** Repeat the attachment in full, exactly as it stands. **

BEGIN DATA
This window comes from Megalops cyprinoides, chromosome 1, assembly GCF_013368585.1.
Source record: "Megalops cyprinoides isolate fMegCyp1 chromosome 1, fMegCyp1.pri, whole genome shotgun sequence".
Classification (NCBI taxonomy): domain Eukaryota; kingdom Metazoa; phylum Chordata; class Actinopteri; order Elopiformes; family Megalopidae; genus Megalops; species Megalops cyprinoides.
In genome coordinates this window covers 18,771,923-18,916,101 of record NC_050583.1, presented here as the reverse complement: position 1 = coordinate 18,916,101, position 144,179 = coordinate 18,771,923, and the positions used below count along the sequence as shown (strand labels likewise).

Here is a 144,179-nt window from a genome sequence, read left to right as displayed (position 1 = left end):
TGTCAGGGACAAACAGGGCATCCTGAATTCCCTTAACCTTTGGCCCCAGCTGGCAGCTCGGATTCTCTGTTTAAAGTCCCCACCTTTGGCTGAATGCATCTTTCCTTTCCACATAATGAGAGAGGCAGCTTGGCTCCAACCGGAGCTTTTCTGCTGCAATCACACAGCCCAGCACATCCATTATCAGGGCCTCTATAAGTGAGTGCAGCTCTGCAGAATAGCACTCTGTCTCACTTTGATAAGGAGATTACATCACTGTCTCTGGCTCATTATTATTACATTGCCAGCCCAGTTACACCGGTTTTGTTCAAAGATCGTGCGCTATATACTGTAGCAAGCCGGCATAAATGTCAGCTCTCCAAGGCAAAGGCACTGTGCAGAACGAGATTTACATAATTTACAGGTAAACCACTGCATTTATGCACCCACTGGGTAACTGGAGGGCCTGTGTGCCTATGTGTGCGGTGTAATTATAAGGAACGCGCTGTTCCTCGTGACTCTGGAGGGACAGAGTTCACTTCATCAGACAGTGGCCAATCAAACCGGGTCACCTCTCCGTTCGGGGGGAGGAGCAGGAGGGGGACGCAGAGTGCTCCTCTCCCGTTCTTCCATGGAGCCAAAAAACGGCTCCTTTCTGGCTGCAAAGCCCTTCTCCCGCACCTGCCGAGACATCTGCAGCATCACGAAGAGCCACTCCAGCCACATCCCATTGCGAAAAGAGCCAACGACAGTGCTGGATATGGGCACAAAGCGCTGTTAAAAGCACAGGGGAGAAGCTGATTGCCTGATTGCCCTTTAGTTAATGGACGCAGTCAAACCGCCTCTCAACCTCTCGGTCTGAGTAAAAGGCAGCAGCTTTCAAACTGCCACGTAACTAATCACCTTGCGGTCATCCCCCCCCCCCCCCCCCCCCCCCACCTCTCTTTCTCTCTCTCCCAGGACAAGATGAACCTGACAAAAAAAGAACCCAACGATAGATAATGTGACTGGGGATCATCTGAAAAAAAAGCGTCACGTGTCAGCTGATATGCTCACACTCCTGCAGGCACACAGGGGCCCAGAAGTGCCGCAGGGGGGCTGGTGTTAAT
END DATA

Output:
This window comes from Megalops cyprinoides, chromosome 1, assembly GCF_013368585.1.
Source record: "Megalops cyprinoides isolate fMegCyp1 chromosome 1, fMegCyp1.pri, whole genome shotgun sequence".
Classification (NCBI taxonomy): domain Eukaryota; kingdom Metazoa; phylum Chordata; class Actinopteri; order Elopiformes; family Megalopidae; genus Megalops; species Megalops cyprinoides.
In genome coordinates this window covers 18,771,923-18,916,101 of record NC_050583.1, presented here as the reverse complement: position 1 = coordinate 18,916,101, position 144,179 = coordinate 18,771,923, and the positions used below count along the sequence as shown (strand labels likewise).

Here is a 144,179-nt window from a genome sequence, read left to right as displayed (position 1 = left end):
TGTCAGGGACAAACAGGGCATCCTGAATTCCCTTAACCTTTGGCCCCAGCTGGCAGCTCGGATTCTCTGTTTAAAGTCCCCACCTTTGGCTGAATGCATCTTTCCTTTCCACATAATGAGAGAGGCAGCTTGGCTCCAACCGGAGCTTTTCTGCTGCAATCACACAGCCCAGCACATCCATTATCAGGGCCTCTATAAGTGAGTGCAGCTCTGCAGAATAGCACTCTGTCTCACTTTGATAAGGAGATTACATCACTGTCTCTGGCTCATTATTATTACATTGCCAGCCCAGTTACACCGGTTTTGTTCAAAGATCGTGCGCTATATACTGTAGCAAGCCGGCATAAATGTCAGCTCTCCAAGGCAAAGGCACTGTGCAGAACGAGATTTACATAATTTACAGGTAAACCACTGCATTTATGCACCCACTGGGTAACTGGAGGGCCTGTGTGCCTATGTGTGCGGTGTAATTATAAGGAACGCGCTGTTCCTCGTGACTCTGGAGGGACAGAGTTCACTTCATCAGACAGTGGCCAATCAAACCGGGTCACCTCTCCGTTCGGGGGGAGGAGCAGGAGGGGGACGCAGAGTGCTCCTCTCCCGTTCTTCCATGGAGCCAAAAAACGGCTCCTTTCTGGCTGCAAAGCCCTTCTCCCGCACCTGCCGAGACATCTGCAGCATCACGAAGAGCCACTCCAGCCACATCCCATTGCGAAAAGAGCCAACGACAGTGCTGGATATGGGCACAAAGCGCTGTTAAAAGCACAGGGGAGAAGCTGATTGCCTGATTGCCCTTTAGTTAATGGACGCAGTCAAACCGCCTCTCAACCTCTCGGTCTGAGTAAAAGGCAGCAGCTTTCAAACTGCCACGTAACTAATCACCTTGCGGTCATCCCCCCCCCCCCCCCCCCCCCCCACCTCTCTTTCTCTCTCTCCCAGGACAAGATGAACCTGACAAAAAAAGAACCCAACGATAGATAATGTGACTGGGGATCATCTGAAAAAAAAGCGTCACGTGTCAGCTGATATGCTCACACTCCTGCAGGCACACAGGGGCCCAGAAGTGCCGCAGGGGGGCTGGTGTTAAT